A Novel Adsorption Technology for Small-Scale Treatment of ArsenicEPA Grant Number: R831513
Title: A Novel Adsorption Technology for Small-Scale Treatment of Arsenic
Investigators: Assaf-Anid, Nada M. , Duby, Paul F.
Institution: Columbia University in the City of New York
EPA Project Officer: Richards, April
Project Period: December 15, 2003 through December 14, 2004 (Extended to April 30, 2006)
Project Amount: $49,794
RFA: Technology for a Sustainable Environment (2003) RFA Text | Recipients Lists
Research Category: Sustainability , Pollution Prevention/Sustainable Development
Surface modified activated carbons hold promise as effective sorbents in arsenic removal systems because they can be tailored to simultaneously remove inorganic and organic arsenic species as well as natural organic matter (NOM). This project aims at exploring the feasibility of novel iron-impregnated granular activated carbon materials for the treatment of both inorganic and organic arsenic by adsorption. The proposed technology will use fixed beds, a configuration that is well suited for small drinking water systems and for central use in homes or at the tap.
The Rapid Small-Scale Column Test (RSSCT) methodology, which has been proven to adequately simulate full-scale adsorbers, will be employed. Most importantly, the measured breakthrough curves in the RSSCT will be identical to those in the desired scaled-up systems (i.e., identical number of bed volumes at breakthrough), and they will reflect possible adsorption, complexation, redox, cooperative, and competitive interactions that can occur in those systems. The column breakthrough effluent concentration Ceffluent,b will be equal to the allowable concentration of 10 ppb total As. Over 90% removal levels were achieved in preliminary field and laboratory tests with mixed media including carbon and ferric hydroxide. Along with arsenic removal, removal of NOM is important because it can compete with arsenic for adsorption sites, form complexes with arsenic species in solution (through cation bridging), and cause leakage from a fixed bed. Although NOM is ubiquitous in all types of waters at concentrations ranging from 1 to 50 mg/L, its effect on arsenic adsorption is not fully understood. This project will study arsenic adsorption in NOM-containing water originating from geographically diverse ground water isolates, characterized for organic matter content and nature (acidity, molecular weight distribution, hydrophobicity),and spiked with a mixture of arsenic (III), (V), and monomethylarsonic acid (MMA). The influence of sulfate, pH, and calcium, on arsenic displacement and desorption will also be studied to evaluate sorbent selectivity. The insight gained from the proposed research will be important in risk predictions and performance considerations of this and other arsenic adsorption technologies.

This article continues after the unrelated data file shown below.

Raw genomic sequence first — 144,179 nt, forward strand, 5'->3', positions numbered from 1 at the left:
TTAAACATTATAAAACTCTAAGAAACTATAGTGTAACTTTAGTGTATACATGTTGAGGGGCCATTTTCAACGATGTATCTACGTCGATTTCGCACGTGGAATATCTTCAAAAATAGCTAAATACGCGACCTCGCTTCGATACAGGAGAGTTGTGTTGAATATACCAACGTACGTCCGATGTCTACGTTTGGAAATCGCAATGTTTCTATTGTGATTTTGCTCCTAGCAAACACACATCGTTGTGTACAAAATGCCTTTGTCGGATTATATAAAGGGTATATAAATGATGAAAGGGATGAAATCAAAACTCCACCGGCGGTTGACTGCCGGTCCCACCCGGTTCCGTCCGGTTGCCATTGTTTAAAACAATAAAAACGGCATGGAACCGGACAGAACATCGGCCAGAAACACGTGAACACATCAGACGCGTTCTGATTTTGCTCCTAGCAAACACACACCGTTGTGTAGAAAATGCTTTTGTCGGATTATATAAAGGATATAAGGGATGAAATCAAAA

Specific advantages of the proposed process include the design of a fixed bed adsorber that: 1) can reduce arsenic levels to below 10 ppb while reducing NOM; 2) can easily be scaled-up and rendered commercially viable; 3) contains a sorbent that exhibits good mechanical stability; 4) does not require feed water pre-oxidation because the sorbent will remove As(III), As(V) and organic arsenic; 5) does not require a sulfate source or anaerobic conditions; and 6) is expected to absorb variations in water chemistry and shock concentrations leading to arsenic toxicity peaks. The proposed system is expected to provide low capital and operating cost, to require minimal monitoring and maintenance, and to reduce waste generation. As with other fixed bed systems, process scale can be adjusted to usage rate. The capital cost of the proposed system (based on cost of sorbent) should be at least an order of magnitude lower than that of processes based on ion-exchange and iron-impregnated ion exchange resins. A more detailed cost estimate will be possible at the conclusion of this research, when carbon usage rates can be computed from fixed-bed breakthrough profiles.